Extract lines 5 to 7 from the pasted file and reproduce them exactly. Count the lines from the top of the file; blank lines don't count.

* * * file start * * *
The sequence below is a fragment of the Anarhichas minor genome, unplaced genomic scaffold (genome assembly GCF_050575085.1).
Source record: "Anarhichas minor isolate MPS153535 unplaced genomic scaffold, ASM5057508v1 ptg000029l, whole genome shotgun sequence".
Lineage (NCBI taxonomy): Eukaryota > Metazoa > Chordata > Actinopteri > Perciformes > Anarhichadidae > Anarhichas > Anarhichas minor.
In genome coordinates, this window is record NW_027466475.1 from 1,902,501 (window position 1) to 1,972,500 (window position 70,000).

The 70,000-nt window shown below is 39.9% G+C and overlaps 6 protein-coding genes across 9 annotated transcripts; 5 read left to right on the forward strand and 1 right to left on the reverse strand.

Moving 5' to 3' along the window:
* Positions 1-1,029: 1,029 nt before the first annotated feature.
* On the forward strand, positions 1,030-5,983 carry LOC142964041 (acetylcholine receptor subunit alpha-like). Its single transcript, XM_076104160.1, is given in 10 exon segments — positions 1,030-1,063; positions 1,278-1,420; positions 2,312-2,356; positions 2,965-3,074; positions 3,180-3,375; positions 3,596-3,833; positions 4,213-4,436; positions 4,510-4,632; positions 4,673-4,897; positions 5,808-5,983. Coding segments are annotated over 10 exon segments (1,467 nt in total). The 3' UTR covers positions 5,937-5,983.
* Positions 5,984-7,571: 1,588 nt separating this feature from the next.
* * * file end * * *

The 70,000-nt window shown below is 39.9% G+C and overlaps 6 protein-coding genes across 9 annotated transcripts; 5 read left to right on the forward strand and 1 right to left on the reverse strand.

Moving 5' to 3' along the window:
* Positions 1-1,029: 1,029 nt before the first annotated feature.